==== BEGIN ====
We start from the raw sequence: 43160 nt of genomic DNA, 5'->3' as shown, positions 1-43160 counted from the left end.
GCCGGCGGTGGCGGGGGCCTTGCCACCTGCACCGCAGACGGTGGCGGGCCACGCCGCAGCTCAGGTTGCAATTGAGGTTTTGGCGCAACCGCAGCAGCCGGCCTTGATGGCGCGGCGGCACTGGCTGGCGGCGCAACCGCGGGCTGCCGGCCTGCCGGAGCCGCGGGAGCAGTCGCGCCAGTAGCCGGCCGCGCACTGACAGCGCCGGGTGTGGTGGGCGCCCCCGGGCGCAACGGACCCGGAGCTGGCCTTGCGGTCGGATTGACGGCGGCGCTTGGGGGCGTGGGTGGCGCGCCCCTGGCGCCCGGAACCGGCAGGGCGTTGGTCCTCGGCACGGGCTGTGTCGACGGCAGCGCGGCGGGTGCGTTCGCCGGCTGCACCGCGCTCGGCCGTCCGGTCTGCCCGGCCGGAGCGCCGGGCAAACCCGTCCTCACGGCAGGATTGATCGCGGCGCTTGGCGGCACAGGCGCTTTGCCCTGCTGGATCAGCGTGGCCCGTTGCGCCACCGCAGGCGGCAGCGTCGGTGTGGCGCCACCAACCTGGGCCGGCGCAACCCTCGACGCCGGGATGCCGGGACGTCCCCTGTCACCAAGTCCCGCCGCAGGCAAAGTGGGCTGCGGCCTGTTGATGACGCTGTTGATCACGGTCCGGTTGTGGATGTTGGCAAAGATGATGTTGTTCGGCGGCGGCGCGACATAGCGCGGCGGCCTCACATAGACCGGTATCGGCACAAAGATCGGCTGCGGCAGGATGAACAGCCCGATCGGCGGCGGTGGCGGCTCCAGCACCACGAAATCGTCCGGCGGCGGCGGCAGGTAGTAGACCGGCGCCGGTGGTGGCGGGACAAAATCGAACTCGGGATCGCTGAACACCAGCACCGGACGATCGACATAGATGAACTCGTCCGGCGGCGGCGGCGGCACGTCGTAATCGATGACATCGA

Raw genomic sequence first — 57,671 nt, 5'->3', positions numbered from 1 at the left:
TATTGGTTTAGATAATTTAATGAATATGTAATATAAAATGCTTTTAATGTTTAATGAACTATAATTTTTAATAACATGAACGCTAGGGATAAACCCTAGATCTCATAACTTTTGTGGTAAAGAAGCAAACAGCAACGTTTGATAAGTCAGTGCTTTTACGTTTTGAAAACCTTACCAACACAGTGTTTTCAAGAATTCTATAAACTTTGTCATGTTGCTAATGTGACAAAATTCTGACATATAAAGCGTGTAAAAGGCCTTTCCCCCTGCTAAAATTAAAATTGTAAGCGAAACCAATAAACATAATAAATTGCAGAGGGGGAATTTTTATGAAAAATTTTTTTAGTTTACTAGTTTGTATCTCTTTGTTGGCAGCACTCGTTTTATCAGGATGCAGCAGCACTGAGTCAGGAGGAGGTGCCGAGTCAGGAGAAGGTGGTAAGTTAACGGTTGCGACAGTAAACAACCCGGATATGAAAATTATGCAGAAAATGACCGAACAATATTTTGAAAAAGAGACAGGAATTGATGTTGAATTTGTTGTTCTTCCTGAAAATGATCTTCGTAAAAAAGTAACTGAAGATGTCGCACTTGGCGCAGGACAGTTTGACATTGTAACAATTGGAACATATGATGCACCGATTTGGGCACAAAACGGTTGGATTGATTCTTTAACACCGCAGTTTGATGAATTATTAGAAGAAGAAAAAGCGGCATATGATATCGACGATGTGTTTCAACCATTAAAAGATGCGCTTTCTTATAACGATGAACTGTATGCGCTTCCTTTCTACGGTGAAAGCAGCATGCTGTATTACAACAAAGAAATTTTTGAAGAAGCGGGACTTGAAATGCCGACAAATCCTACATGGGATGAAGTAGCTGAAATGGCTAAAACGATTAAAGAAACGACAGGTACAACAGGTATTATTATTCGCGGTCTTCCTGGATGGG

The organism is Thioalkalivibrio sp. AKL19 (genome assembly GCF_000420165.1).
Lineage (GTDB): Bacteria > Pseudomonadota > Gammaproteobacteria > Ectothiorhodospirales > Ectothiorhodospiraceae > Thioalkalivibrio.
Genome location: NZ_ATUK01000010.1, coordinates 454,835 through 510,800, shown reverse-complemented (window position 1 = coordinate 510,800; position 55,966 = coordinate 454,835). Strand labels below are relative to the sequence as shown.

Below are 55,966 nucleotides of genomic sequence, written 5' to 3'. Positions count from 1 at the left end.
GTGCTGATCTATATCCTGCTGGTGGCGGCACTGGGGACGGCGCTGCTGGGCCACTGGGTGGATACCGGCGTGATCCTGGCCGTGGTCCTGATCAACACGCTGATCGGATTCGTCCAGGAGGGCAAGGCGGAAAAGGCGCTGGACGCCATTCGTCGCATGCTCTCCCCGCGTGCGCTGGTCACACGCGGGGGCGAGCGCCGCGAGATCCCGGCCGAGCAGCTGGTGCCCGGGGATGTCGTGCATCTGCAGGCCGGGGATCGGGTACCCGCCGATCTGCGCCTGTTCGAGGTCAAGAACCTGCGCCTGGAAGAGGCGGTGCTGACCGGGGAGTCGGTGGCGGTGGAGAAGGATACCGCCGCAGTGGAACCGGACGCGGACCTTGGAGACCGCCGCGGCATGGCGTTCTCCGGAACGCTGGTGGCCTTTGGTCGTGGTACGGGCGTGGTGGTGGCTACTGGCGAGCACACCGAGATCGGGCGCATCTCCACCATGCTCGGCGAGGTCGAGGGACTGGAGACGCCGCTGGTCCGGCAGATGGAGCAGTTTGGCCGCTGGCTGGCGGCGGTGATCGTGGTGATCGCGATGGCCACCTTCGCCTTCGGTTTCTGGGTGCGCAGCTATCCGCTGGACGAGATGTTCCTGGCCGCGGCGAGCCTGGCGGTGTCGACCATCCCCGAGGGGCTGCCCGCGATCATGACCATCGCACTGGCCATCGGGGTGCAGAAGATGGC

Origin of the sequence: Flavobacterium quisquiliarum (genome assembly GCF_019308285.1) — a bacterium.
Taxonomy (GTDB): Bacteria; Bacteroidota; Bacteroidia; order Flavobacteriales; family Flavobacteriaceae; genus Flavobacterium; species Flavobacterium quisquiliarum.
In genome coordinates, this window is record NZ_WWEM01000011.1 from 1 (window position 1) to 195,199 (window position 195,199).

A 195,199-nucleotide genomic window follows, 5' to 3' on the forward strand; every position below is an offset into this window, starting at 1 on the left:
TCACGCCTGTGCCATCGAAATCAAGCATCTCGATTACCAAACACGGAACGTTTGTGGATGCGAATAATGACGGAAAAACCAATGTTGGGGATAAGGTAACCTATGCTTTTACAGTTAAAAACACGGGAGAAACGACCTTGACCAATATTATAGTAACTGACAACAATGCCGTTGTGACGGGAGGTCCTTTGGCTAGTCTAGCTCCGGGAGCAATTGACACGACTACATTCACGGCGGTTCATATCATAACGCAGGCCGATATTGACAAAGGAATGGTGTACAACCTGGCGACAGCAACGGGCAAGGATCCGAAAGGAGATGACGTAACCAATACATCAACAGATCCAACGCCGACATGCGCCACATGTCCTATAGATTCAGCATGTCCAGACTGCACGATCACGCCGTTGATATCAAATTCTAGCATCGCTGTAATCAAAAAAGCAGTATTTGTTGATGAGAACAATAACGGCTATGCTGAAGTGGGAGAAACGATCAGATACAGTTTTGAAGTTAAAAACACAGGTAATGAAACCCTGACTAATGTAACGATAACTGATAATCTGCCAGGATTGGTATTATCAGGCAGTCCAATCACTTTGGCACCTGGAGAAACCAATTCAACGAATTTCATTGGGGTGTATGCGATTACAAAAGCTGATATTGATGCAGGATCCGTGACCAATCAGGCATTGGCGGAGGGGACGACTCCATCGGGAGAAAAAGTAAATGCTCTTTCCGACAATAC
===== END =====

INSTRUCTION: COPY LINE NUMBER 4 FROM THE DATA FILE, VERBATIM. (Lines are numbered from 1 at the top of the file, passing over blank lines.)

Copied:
TATTGGTTTAGATAATTTAATGAATATGTAATATAAAATGCTTTTAATGTTTAATGAACTATAATTTTTAATAACATGAACGCTAGGGATAAACCCTAGATCTCATAACTTTTGTGGTAAAGAAGCAAACAGCAACGTTTGATAAGTCAGTGCTTTTACGTTTTGAAAACCTTACCAACACAGTGTTTTCAAGAATTCTATAAACTTTGTCATGTTGCTAATGTGACAAAATTCTGACATATAAAGCGTGTAAAAGGCCTTTCCCCCTGCTAAAATTAAAATTGTAAGCGAAACCAATAAACATAATAAATTGCAGAGGGGGAATTTTTATGAAAAATTTTTTTAGTTTACTAGTTTGTATCTCTTTGTTGGCAGCACTCGTTTTATCAGGATGCAGCAGCACTGAGTCAGGAGGAGGTGCCGAGTCAGGAGAAGGTGGTAAGTTAACGGTTGCGACAGTAAACAACCCGGATATGAAAATTATGCAGAAAATGACCGAACAATATTTTGAAAAAGAGACAGGAATTGATGTTGAATTTGTTGTTCTTCCTGAAAATGATCTTCGTAAAAAAGTAACTGAAGATGTCGCACTTGGCGCAGGACAGTTTGACATTGTAACAATTGGAACATATGATGCACCGATTTGGGCACAAAACGGTTGGATTGATTCTTTAACACCGCAGTTTGATGAATTATTAGAAGAAGAAAAAGCGGCATATGATATCGACGATGTGTTTCAACCATTAAAAGATGCGCTTTCTTATAACGATGAACTGTATGCGCTTCCTTTCTACGGTGAAAGCAGCATGCTGTATTACAACAAAGAAATTTTTGAAGAAGCGGGACTTGAAATGCCGACAAATCCTACATGGGATGAAGTAGCTGAAATGGCTAAAACGATTAAAGAAACGACAGGTACAACAGGTATTATTATTCGCGGTCTTCCTGGATGGG